Sorry, I don’t buy it. I’m not suggesting the President had anything to do with this — I think it’s an example of bureaucrats using discretionary spending to curry favor with their political appointee bosses. Could it really be true that Americans conduct diplomacy by handing foreign counterparts The Audacity Of Hope and asking them to read through chapter 12 before tomorrow’s meeting? If so, that may explain some of our recent foreign policy problems. And has anyone looked lately at the value of maintaining a worldwide network of “information resource centers” stocked with hard copy books? If we’re spending so much on President Obama’s biographies, the “information resource centers” must be enormous — unless those books are the only ones that have been found to reflect the American viewpoint on culture, history, and values. How often are the “resource centers” used? Wouldn’t a more diverse, more cost-effective “information resource” be a computer terminal with internet access?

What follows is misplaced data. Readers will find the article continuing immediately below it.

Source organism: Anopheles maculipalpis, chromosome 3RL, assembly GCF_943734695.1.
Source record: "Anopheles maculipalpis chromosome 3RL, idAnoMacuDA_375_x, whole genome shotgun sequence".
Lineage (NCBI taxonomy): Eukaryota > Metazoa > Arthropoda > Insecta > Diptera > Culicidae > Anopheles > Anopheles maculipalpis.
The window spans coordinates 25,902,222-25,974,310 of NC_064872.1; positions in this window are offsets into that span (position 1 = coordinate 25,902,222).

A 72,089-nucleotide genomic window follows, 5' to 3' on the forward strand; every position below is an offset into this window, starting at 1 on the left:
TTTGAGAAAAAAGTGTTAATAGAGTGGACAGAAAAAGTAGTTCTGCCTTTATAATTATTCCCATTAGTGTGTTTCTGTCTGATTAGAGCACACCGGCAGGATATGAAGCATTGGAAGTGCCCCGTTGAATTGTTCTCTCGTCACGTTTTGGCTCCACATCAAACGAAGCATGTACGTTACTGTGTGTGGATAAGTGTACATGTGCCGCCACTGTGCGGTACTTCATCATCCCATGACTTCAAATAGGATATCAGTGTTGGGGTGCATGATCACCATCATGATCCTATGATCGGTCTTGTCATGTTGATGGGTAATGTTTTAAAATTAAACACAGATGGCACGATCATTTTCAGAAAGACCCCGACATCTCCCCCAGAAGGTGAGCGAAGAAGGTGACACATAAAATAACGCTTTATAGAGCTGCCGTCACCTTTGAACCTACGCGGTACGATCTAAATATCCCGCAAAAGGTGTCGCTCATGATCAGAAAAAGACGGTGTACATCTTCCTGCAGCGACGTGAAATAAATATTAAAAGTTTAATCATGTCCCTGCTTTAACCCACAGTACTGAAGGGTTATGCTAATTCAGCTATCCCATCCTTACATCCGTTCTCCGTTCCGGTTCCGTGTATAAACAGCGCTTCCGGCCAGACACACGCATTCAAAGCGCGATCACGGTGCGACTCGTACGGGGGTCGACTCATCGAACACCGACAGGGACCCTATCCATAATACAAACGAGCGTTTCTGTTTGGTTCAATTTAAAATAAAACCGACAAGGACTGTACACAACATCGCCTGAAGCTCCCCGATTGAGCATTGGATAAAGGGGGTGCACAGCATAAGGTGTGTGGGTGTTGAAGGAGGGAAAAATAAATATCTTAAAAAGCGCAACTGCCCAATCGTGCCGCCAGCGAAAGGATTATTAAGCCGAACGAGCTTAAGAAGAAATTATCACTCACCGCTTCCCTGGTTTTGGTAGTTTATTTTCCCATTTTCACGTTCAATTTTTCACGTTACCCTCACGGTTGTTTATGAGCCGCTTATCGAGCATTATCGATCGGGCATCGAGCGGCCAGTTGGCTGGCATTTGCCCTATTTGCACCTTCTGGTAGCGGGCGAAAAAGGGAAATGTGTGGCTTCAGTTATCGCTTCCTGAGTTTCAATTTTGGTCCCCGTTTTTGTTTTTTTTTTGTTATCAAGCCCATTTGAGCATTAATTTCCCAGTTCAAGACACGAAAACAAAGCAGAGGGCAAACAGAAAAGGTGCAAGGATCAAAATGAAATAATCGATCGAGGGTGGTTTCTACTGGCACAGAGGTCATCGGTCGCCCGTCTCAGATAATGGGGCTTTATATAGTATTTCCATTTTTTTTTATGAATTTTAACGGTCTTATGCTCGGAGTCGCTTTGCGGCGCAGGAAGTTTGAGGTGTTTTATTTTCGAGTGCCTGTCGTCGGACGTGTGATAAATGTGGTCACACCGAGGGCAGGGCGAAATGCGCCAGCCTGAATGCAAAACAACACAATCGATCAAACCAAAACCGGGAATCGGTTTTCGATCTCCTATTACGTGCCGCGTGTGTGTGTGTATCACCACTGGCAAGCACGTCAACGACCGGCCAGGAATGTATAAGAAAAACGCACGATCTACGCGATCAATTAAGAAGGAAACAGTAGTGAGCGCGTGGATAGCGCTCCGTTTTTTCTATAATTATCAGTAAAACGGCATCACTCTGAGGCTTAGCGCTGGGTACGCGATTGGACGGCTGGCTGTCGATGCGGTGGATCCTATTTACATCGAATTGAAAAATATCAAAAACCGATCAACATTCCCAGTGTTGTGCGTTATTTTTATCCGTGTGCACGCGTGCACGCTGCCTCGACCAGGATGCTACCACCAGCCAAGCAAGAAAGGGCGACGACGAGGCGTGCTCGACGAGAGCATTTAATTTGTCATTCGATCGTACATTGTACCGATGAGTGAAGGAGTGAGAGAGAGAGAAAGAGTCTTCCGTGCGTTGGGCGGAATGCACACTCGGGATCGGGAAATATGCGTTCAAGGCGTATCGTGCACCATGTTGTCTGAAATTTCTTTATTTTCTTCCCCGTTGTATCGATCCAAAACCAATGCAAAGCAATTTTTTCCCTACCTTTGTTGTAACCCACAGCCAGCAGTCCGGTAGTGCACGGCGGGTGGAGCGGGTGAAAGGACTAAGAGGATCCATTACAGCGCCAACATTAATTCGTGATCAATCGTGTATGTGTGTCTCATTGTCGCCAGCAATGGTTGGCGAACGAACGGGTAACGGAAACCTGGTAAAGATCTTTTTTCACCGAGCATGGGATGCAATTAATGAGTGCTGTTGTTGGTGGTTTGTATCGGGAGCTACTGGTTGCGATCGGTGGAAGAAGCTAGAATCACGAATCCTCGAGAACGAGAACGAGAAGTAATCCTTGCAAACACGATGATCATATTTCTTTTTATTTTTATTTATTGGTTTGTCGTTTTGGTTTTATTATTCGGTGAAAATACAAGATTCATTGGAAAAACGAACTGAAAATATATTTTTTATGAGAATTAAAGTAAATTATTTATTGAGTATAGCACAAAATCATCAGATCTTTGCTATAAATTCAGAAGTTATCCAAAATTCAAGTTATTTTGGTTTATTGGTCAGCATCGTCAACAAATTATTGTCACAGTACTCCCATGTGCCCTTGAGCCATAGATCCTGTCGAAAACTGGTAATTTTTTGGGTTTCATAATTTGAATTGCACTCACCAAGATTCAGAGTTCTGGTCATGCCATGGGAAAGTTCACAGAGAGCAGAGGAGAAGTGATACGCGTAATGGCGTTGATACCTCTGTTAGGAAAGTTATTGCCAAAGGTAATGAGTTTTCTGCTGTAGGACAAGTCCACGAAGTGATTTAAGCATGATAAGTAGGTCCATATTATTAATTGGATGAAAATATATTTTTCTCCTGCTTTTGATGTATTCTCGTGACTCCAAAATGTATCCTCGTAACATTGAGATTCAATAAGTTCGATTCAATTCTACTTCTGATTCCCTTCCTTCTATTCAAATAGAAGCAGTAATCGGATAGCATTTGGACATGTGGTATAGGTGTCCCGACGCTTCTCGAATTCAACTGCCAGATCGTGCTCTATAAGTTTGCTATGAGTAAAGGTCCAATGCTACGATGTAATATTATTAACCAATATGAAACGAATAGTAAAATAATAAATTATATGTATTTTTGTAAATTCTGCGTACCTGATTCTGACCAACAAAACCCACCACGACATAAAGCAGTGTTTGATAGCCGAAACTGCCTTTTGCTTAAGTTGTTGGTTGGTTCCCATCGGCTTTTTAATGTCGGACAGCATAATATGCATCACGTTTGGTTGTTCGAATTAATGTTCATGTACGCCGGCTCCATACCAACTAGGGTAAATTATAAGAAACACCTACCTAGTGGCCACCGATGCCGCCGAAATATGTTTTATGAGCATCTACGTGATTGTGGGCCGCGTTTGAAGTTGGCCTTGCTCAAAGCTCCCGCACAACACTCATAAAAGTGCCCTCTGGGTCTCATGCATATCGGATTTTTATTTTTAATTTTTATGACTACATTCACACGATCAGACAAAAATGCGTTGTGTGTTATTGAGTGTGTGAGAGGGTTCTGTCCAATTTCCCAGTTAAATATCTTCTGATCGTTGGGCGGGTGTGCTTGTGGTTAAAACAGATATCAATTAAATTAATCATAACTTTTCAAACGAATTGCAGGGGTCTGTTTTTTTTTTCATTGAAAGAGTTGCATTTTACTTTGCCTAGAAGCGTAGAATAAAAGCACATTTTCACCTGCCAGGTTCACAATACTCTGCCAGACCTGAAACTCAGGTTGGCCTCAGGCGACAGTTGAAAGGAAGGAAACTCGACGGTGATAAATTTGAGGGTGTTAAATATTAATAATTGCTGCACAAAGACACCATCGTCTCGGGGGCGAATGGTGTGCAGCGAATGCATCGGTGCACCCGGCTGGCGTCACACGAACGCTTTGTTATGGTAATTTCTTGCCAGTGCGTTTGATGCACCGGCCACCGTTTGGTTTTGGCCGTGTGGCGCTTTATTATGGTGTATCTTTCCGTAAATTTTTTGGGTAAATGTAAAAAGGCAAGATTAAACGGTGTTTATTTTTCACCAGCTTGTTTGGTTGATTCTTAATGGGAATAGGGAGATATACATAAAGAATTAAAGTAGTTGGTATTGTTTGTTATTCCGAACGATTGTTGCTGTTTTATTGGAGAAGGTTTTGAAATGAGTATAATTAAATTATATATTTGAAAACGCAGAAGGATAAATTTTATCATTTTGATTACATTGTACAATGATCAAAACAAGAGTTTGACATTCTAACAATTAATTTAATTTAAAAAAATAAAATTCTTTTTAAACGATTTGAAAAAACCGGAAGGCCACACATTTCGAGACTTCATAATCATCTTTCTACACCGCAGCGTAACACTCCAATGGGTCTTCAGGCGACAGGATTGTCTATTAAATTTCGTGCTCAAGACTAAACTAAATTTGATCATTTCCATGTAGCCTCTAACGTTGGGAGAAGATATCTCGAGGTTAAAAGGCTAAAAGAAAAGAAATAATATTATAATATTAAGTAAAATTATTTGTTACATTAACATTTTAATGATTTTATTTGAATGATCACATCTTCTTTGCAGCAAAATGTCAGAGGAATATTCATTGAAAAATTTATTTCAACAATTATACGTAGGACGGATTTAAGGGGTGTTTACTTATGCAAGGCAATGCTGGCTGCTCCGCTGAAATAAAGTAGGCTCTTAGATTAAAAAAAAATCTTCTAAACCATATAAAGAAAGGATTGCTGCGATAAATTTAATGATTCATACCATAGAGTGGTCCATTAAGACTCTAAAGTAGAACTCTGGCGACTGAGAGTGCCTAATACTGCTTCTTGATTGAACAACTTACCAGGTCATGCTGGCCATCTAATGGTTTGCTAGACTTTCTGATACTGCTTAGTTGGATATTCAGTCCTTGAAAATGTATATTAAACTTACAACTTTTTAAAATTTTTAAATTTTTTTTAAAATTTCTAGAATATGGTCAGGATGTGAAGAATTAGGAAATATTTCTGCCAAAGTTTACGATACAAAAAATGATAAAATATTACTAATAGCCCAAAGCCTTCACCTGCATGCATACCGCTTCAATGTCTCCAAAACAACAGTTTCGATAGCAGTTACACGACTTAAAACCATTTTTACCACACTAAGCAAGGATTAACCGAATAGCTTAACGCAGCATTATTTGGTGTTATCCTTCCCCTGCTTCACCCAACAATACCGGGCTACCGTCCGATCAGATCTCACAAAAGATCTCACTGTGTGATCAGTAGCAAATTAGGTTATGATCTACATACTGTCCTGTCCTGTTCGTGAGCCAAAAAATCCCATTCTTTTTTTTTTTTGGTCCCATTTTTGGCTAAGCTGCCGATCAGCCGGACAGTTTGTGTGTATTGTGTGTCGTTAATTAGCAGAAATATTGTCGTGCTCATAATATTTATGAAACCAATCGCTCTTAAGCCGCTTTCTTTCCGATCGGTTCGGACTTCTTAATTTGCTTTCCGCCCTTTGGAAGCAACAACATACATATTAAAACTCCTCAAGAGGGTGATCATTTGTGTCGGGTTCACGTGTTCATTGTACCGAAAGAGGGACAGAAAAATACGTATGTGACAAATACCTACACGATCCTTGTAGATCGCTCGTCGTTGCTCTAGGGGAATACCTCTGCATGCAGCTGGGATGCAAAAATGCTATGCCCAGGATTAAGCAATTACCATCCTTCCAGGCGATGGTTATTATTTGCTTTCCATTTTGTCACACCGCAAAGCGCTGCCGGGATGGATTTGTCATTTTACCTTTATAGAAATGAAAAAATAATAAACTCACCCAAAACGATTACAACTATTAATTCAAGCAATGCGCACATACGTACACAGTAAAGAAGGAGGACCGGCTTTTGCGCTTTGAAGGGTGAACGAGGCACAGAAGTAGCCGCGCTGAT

I recognize that $60,000 is just a tiny molecule of water in the great, slopping, steaming ocean that is the federal budget — but every journey begins with a single step. Programs that permit the purchase of thousands of dollars of the President’s books are programs that can be cut.
It is not clear yet how big, or how powerful, this wave of protest against undemocratic regimes will be. Waves are unpredictable. Sometimes waves that look enormous peter out, and waves also can be indiscriminate in their destructive force. In a year, we could see a Middle East that looks pretty much the same as it does right now, or we could see an area filled with many new governments. And if that is the result, who knows whether the governments will support peace with Israel and be favorably inclined to America, or whether we will see more governments predicated on intolerant religious fundamentalism, or whether we will see something else entirely? In America, and in Israel, we watch with anticipation and dread as the wave rolls on.